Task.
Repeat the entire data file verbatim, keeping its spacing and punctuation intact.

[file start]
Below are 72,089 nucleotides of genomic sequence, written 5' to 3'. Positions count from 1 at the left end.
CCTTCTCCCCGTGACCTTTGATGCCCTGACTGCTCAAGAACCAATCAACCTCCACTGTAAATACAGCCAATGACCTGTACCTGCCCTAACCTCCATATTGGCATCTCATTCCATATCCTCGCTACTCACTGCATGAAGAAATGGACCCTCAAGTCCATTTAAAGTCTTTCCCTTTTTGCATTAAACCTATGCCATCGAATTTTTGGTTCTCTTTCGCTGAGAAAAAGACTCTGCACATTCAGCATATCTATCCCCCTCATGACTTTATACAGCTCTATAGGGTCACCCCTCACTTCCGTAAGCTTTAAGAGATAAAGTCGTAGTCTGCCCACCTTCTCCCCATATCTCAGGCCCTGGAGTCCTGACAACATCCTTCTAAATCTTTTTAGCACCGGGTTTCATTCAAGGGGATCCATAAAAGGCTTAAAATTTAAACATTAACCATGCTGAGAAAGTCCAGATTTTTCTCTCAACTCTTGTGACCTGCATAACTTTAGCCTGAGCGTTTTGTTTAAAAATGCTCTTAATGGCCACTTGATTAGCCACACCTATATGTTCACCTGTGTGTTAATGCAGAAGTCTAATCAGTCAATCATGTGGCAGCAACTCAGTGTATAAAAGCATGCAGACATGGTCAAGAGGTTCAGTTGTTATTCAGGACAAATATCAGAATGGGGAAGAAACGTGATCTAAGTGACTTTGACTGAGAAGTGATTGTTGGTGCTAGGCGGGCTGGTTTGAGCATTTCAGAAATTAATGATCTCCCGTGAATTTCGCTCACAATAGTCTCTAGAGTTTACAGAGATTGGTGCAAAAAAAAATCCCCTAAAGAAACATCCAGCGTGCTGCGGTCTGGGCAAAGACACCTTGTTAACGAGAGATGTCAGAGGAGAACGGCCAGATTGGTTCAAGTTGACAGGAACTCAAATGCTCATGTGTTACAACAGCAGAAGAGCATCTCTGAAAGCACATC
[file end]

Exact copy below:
Below are 72,089 nucleotides of genomic sequence, written 5' to 3'. Positions count from 1 at the left end.
CCTTCTCCCCGTGACCTTTGATGCCCTGACTGCTCAAGAACCAATCAACCTCCACTGTAAATACAGCCAATGACCTGTACCTGCCCTAACCTCCATATTGGCATCTCATTCCATATCCTCGCTACTCACTGCATGAAGAAATGGACCCTCAAGTCCATTTAAAGTCTTTCCCTTTTTGCATTAAACCTATGCCATCGAATTTTTGGTTCTCTTTCGCTGAGAAAAAGACTCTGCACATTCAGCATATCTATCCCCCTCATGACTTTATACAGCTCTATAGGGTCACCCCTCACTTCCGTAAGCTTTAAGAGATAAAGTCGTAGTCTGCCCACCTTCTCCCCATATCTCAGGCCCTGGAGTCCTGACAACATCCTTCTAAATCTTTTTAGCACCGGGTTTCATTCAAGGGGATCCATAAAAGGCTTAAAATTTAAACATTAACCATGCTGAGAAAGTCCAGATTTTTCTCTCAACTCTTGTGACCTGCATAACTTTAGCCTGAGCGTTTTGTTTAAAAATGCTCTTAATGGCCACTTGATTAGCCACACCTATATGTTCACCTGTGTGTTAATGCAGAAGTCTAATCAGTCAATCATGTGGCAGCAACTCAGTGTATAAAAGCATGCAGACATGGTCAAGAGGTTCAGTTGTTATTCAGGACAAATATCAGAATGGGGAAGAAACGTGATCTAAGTGACTTTGACTGAGAAGTGATTGTTGGTGCTAGGCGGGCTGGTTTGAGCATTTCAGAAATTAATGATCTCCCGTGAATTTCGCTCACAATAGTCTCTAGAGTTTACAGAGATTGGTGCAAAAAAAAATCCCCTAAAGAAACATCCAGCGTGCTGCGGTCTGGGCAAAGACACCTTGTTAACGAGAGATGTCAGAGGAGAACGGCCAGATTGGTTCAAGTTGACAGGAACTCAAATGCTCATGTGTTACAACAGCAGAAGAGCATCTCTGAAAGCACATC